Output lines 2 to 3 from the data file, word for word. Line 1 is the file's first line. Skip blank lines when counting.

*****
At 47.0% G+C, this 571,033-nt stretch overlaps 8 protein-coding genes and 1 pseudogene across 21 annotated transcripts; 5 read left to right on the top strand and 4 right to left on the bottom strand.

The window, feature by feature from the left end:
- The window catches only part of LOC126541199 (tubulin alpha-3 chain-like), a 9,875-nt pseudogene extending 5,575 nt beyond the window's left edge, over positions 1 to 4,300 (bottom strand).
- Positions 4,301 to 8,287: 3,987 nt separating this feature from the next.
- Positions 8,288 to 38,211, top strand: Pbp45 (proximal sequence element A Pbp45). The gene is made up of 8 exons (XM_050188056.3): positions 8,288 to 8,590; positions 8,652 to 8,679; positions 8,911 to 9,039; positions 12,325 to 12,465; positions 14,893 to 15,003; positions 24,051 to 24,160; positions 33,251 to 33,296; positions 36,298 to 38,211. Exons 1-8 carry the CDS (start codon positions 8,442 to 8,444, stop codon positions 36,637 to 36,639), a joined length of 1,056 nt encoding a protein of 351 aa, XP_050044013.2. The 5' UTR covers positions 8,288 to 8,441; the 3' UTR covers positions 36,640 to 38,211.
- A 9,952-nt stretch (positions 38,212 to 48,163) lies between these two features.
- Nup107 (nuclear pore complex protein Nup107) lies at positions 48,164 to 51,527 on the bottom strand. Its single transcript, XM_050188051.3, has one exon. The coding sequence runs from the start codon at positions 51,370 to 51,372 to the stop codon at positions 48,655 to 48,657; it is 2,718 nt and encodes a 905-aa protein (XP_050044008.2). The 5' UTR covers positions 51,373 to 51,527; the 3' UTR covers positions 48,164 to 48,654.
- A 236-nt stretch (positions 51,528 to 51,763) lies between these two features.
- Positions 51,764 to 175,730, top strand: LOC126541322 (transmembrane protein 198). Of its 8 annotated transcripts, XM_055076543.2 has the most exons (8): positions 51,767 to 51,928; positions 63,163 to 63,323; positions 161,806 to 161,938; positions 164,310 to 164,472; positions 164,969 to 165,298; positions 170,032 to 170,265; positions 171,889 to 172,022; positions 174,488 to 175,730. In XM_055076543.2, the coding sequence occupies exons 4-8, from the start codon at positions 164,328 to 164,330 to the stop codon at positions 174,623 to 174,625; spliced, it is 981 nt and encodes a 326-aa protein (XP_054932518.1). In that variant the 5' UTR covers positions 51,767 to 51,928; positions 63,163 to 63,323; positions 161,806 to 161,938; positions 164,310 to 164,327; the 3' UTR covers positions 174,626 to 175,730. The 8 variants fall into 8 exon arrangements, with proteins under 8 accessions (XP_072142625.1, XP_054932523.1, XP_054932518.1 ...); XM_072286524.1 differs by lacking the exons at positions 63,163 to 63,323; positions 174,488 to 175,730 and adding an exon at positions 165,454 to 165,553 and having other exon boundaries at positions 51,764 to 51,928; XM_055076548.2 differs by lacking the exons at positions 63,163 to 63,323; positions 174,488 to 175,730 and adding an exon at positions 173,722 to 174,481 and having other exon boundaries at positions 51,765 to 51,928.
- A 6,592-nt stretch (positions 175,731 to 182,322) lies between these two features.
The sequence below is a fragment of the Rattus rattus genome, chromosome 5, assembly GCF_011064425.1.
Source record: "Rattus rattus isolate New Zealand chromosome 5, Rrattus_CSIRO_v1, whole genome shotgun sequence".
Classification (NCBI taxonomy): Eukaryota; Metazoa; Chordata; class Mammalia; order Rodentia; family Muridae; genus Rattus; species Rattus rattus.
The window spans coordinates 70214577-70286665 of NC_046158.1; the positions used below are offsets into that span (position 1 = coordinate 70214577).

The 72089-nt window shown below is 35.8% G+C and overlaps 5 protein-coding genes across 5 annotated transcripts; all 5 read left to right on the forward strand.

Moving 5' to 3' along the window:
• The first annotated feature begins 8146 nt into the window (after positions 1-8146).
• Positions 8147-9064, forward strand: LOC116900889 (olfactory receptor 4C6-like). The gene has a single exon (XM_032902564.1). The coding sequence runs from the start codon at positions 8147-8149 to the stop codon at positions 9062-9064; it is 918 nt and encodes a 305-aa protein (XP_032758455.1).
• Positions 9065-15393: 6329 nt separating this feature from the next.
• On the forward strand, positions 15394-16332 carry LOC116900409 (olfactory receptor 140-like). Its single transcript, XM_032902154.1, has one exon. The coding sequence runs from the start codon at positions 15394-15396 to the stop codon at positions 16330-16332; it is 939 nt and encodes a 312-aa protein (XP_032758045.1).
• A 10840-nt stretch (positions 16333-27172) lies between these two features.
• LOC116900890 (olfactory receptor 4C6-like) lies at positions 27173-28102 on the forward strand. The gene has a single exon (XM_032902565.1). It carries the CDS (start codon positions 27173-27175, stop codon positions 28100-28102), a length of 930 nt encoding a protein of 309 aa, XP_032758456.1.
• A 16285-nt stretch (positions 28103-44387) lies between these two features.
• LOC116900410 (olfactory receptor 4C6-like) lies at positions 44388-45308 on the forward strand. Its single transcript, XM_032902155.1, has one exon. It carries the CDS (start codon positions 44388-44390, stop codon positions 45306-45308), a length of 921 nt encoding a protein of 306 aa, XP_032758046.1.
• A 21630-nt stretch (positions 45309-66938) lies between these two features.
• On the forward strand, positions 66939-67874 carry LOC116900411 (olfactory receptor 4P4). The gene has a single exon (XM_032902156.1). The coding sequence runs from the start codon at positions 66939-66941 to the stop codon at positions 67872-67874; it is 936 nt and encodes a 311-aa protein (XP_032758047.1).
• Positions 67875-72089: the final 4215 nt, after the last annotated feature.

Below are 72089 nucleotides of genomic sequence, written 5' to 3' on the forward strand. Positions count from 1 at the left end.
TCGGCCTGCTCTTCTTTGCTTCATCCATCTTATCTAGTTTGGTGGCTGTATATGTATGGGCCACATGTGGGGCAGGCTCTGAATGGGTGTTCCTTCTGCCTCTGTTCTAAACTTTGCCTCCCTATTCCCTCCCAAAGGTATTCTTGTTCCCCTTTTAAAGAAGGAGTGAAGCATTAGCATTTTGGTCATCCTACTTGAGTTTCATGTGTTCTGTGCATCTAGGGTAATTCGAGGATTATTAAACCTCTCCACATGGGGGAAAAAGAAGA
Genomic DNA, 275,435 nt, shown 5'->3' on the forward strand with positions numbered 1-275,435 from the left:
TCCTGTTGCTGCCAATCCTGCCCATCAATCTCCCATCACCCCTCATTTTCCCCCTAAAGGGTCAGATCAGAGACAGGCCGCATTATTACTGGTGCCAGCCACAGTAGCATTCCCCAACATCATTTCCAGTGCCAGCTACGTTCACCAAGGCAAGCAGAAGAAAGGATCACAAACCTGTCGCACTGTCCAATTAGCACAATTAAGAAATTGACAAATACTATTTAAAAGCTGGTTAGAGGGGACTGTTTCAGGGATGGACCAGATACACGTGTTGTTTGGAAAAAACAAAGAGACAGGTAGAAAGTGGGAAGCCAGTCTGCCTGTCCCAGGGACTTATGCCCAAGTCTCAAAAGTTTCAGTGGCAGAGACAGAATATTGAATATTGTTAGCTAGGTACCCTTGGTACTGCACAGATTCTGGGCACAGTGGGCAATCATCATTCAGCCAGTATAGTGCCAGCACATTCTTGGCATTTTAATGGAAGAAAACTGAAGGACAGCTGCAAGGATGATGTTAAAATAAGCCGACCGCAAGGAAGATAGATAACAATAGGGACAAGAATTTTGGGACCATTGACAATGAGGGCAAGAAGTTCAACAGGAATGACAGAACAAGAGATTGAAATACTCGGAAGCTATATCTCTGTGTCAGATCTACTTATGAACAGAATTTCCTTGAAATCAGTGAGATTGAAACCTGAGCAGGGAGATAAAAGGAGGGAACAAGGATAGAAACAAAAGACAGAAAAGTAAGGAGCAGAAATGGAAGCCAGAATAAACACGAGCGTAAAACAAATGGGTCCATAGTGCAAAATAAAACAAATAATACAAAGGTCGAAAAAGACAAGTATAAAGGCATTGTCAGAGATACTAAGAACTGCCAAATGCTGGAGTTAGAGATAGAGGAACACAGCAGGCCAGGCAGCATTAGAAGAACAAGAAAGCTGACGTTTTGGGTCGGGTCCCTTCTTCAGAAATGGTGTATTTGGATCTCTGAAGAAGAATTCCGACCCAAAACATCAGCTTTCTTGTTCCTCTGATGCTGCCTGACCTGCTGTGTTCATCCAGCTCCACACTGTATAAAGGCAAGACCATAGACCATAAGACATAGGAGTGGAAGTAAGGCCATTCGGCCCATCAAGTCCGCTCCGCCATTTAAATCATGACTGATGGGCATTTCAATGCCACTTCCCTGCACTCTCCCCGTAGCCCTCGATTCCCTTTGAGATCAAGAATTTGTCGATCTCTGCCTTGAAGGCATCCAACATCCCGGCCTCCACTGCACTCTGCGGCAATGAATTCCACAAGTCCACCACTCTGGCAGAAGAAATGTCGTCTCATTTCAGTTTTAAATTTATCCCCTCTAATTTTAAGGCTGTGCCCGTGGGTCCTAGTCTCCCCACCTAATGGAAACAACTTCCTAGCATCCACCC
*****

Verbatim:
The window, feature by feature from the left end:
- The window catches only part of LOC126541199 (tubulin alpha-3 chain-like), a 9,875-nt pseudogene extending 5,575 nt beyond the window's left edge, over positions 1 to 4,300 (bottom strand).